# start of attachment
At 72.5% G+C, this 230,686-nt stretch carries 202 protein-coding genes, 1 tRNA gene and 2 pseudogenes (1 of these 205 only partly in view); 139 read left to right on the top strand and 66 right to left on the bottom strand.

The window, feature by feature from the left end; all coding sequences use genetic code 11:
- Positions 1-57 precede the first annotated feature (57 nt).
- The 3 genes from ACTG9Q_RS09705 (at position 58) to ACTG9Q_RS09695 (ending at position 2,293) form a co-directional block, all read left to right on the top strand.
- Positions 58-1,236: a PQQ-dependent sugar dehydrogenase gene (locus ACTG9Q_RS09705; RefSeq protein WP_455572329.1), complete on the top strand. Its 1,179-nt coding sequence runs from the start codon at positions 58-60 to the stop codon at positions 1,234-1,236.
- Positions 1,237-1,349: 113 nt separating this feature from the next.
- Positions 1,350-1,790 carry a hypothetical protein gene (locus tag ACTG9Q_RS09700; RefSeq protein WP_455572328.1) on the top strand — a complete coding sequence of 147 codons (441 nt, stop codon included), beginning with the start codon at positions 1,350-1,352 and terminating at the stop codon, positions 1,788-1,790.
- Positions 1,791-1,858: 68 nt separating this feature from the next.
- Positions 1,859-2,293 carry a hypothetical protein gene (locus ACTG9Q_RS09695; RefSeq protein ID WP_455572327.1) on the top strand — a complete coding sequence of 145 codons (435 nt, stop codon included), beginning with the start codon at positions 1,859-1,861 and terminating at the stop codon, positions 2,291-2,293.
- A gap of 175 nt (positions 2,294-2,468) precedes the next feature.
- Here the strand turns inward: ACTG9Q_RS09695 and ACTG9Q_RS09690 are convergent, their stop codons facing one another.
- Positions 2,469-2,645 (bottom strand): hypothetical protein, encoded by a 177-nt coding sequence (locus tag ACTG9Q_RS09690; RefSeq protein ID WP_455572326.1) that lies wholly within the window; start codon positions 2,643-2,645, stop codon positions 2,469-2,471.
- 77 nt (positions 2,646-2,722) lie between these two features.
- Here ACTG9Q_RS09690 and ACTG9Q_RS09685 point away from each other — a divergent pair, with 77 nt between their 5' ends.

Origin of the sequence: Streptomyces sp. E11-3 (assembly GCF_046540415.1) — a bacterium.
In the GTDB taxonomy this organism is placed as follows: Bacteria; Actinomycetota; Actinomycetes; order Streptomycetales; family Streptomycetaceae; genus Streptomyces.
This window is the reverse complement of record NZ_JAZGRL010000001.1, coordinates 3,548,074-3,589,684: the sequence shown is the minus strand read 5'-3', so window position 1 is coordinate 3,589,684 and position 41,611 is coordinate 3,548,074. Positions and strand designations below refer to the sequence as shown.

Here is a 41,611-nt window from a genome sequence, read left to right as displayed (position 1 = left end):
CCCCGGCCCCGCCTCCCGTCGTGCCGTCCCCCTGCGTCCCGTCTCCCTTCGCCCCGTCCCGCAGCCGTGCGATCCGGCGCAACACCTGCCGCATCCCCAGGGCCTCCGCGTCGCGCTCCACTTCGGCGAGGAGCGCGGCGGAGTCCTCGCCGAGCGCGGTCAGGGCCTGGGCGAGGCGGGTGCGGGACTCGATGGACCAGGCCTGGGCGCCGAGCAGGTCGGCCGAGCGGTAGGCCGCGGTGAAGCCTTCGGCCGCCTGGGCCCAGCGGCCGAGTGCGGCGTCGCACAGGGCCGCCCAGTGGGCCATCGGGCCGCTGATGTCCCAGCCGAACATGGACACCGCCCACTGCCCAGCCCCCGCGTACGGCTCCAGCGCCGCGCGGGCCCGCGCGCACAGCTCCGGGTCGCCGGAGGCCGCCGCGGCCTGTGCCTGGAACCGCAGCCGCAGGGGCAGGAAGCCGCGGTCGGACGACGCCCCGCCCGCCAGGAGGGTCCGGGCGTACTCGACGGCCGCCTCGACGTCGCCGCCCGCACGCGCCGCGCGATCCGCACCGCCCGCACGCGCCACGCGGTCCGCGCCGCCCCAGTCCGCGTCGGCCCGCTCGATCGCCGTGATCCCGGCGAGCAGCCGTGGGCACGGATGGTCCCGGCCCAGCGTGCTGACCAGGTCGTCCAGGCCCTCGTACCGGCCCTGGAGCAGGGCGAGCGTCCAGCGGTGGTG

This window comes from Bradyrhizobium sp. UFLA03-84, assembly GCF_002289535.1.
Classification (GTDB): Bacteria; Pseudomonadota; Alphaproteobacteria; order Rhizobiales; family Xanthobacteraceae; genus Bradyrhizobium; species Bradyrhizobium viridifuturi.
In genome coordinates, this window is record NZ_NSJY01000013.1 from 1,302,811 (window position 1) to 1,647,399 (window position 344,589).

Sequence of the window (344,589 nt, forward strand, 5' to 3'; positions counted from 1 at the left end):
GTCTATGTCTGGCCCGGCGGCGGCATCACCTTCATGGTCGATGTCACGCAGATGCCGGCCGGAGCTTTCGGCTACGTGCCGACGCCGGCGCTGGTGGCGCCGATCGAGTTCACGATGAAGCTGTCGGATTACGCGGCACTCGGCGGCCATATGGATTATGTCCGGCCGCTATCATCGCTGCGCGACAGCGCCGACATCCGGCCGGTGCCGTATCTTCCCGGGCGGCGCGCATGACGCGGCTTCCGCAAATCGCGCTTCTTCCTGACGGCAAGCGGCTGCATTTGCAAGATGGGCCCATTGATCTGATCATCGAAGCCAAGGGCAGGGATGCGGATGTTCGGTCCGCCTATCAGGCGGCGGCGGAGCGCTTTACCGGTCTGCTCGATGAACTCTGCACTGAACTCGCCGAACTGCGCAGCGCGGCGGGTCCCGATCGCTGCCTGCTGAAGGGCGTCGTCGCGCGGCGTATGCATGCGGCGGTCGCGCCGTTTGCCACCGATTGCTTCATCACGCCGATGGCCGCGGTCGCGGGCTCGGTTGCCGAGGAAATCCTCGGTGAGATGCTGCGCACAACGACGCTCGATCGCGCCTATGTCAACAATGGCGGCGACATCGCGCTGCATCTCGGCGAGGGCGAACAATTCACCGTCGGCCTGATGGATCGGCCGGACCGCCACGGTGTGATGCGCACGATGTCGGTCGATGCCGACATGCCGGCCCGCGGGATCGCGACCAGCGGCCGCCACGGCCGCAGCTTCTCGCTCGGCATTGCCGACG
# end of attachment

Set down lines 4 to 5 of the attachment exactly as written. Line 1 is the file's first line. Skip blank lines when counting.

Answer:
- The 3 genes from ACTG9Q_RS09705 (at position 58) to ACTG9Q_RS09695 (ending at position 2,293) form a co-directional block, all read left to right on the top strand.
- Positions 58-1,236: a PQQ-dependent sugar dehydrogenase gene (locus ACTG9Q_RS09705; RefSeq protein WP_455572329.1), complete on the top strand. Its 1,179-nt coding sequence runs from the start codon at positions 58-60 to the stop codon at positions 1,234-1,236.